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Qatar's QIA fund mulling a minority stake in Reliance Retail

The sovereign wealth fund will reportedly invest $1 billion for a one percent stake valuing Mukesh Ambani's retail unit at $100 billion

Varsha Meghani
Published: Jul 26, 2023 04:51:54 PM IST
Updated: Jul 26, 2023 05:04:04 PM IST

Qatar's QIA fund mulling a minority stake in Reliance RetailReliance Retail added 555 stores in the reported quarter and witnessed its highest-ever footfalls at 249 million across formats. Image: Indranil Aditya/NurPhoto via Getty Images
 
Qatar Investment Authority (QIA) is in talks to buy a minority stake in the Reliance Retail Ventures (RRVL), the retail unit of Mukesh Ambani’s Reliance Industries, the Financial Times reported on Wednesday.  
 
The sovereign wealth fund is considering a $1 billion investment in RRVL, for a one percent stake, valuing the business at around $100 billion, the report said, citing three people with knowledge of the discussions.  
 

Following the news, shares of its parent Reliance Industries [the owners of Network18 that publishes Forbes India] jumped a little over two percent to hit a high of Rs 2,533 on BSE.
 
The deal, however, is yet to be finalised and may be subject to change.  
 
Back in 2020, RRVL raised roughly $5.8 billion by selling a 10.1 percent stake to investors, including US private equity firms KKR and General Atlantic, the Saudi Public Investment Fund and the UAE's Mubadala.
 
That PE investors would be eyeing a piece of India’s $800 billion retail market is unsurprising. Within that, for them to be eyeing RRVL is also unsurprising. After all, it is India’s largest retailer by revenues, clocking ₹62,159 crore in the three months ending June 2023, up 20.5 percent from the corresponding quarter last fiscal. Net profit shot up 18.8 percent in the same period to Rs 2,448 crore. Reliance Retail added 555 stores in the reported quarter and witnessed its highest-ever footfalls at 249 million across formats.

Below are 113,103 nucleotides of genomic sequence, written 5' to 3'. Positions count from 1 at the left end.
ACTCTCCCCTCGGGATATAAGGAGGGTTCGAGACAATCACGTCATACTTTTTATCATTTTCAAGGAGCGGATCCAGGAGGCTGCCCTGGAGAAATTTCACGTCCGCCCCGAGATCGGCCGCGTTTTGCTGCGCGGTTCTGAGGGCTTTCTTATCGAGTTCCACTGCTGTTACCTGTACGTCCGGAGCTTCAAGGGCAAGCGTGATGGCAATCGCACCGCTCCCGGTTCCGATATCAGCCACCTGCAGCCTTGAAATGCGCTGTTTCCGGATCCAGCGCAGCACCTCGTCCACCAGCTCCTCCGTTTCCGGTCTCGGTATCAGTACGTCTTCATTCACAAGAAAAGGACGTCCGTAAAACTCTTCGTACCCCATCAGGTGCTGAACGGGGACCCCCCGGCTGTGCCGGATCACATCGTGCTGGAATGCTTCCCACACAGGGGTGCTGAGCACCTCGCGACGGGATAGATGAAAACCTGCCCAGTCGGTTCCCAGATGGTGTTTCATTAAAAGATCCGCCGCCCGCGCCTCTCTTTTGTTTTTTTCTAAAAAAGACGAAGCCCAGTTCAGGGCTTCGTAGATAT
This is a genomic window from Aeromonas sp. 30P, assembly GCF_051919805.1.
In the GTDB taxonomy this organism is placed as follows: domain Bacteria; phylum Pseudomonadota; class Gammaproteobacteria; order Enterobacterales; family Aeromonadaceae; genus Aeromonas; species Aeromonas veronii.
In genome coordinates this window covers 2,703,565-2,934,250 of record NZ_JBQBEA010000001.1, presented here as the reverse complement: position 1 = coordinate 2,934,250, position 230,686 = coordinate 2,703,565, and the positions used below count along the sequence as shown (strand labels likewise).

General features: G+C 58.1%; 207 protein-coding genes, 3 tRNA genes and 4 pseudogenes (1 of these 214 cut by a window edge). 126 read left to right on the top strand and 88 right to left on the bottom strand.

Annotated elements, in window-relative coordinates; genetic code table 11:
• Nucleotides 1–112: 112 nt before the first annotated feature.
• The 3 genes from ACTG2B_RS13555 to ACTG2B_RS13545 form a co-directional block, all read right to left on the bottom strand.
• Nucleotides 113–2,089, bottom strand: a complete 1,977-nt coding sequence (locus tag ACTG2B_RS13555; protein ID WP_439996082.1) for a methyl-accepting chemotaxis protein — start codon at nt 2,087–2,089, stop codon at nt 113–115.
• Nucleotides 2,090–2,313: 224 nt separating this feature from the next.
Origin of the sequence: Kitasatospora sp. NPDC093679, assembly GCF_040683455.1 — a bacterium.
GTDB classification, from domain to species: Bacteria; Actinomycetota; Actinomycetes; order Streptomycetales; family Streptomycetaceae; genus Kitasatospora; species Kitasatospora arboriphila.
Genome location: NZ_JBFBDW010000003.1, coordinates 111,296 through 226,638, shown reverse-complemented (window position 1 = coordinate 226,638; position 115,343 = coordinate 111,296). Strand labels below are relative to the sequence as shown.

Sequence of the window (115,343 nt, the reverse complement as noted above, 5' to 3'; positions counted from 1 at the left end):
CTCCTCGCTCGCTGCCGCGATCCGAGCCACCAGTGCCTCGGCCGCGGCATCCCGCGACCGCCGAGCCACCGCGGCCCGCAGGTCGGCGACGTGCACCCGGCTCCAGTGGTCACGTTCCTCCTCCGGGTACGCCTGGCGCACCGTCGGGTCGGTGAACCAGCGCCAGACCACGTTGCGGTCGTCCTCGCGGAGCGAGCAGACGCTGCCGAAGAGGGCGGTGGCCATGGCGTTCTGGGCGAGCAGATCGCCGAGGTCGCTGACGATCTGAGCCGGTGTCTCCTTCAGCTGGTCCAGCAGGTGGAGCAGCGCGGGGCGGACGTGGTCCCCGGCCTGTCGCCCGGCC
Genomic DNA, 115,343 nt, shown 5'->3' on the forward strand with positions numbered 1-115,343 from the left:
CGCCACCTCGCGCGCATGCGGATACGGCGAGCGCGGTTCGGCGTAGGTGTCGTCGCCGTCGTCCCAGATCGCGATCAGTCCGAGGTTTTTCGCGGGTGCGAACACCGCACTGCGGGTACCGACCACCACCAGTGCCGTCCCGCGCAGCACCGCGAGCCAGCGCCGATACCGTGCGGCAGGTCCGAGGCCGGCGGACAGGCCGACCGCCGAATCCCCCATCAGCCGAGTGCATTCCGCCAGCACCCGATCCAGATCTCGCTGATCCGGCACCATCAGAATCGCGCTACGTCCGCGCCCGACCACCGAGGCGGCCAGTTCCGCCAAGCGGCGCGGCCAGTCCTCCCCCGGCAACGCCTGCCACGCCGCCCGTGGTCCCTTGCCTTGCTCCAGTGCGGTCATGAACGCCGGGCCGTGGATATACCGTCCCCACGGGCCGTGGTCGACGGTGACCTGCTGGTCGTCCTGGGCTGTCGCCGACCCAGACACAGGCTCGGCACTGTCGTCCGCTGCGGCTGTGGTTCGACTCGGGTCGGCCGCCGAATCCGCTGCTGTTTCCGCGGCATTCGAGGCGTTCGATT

On a run rate basis, RRVL’s revenue is likely to cross Rs 2.5 lakh crore, or roughly $30 billion, this fiscal. For perspective, the second-closest competitor to RRVL is DMart, which has a run rate of roughly Rs 50,000 crore.  
 
“That’s at least a 4x gap,” points out Arvind Singhal, founder and chairperson of Technopak Advisors, a Delhi-based retail consultancy. “Plus, RRVL is profitable. Not too many retailers in India or globally can boast of that. The investment by QIA [if it goes through] is validation that RRVL has done exceptionally well in demonstrating growth with profitability,” he says.  

Also read: How Mukesh Ambani is aiming to strengthen his businesses for the next decade—from telecom to retail and financial services

 
Underlying RRVL’s success is its strategy of adopting a multi-format approach, that is, online, offline and omni-channel, across multiple categories, including electronics, fashion, beauty, FMCG and ecommerce through Ajio.com and JioMart, among others. It caters to varied customer needs at various price points. In apparel, for example, which forms a significant part of RRVL’s overall operations, it has Reliance Trends, a cut-price fashion shop; the soon-to-be-launched Azorte, which will compete in the premium segment against Mango and Zara; and in the luxury segment, it has partnered with a bevy of brands including Balenciaga, Burberry and, closer home, Manish Malhotra. Similarly, in the toy segment, RRVL has Hamleys, the iconic British toy retailer that it acquired in 2019, to cater to the top-end consumer, and Rowan to cater to the more price-conscious consumer.   
 
Over the years, RRVL has grown organically, as well as through franchises and joint ventures. Of late, it has been on an acquisition spree, snapping up homegrown fizzy drink brand Campa Cola, Metro Cash and Carry as well as Just Dial.  
 
There’s also a lack of competition for RRVL at scale. DMart serves as competition in the general merchandise category; Shoppers Stop, H&M and Puma in the fashion and lifestyle segments; HUL, ITC and Tata in the FMCG space; Amazon, Flipkart and BigBasket in ecommerce, and the recently-launched beauty portal Tira contends with Nykaa. But there isn’t a conglomerate structure that straddles value, mid and luxury retail across product categories in the way RRVL does. “RRVL is in a class of its own,” says Singhal.  
 
Ambani has previously said he plans to list his retail operations at some point but stopped short of giving a timeline. However, earlier this month, RIL announced that it will buy out the minority shareholders of Reliance Retail. After the Rs 1,071-crore buyback, RRVL, the holding company of Reliance Retail, will be fully promoter-owned.  
 
The move can be seen as paving the way for an eventual initial public offering of the retail business.

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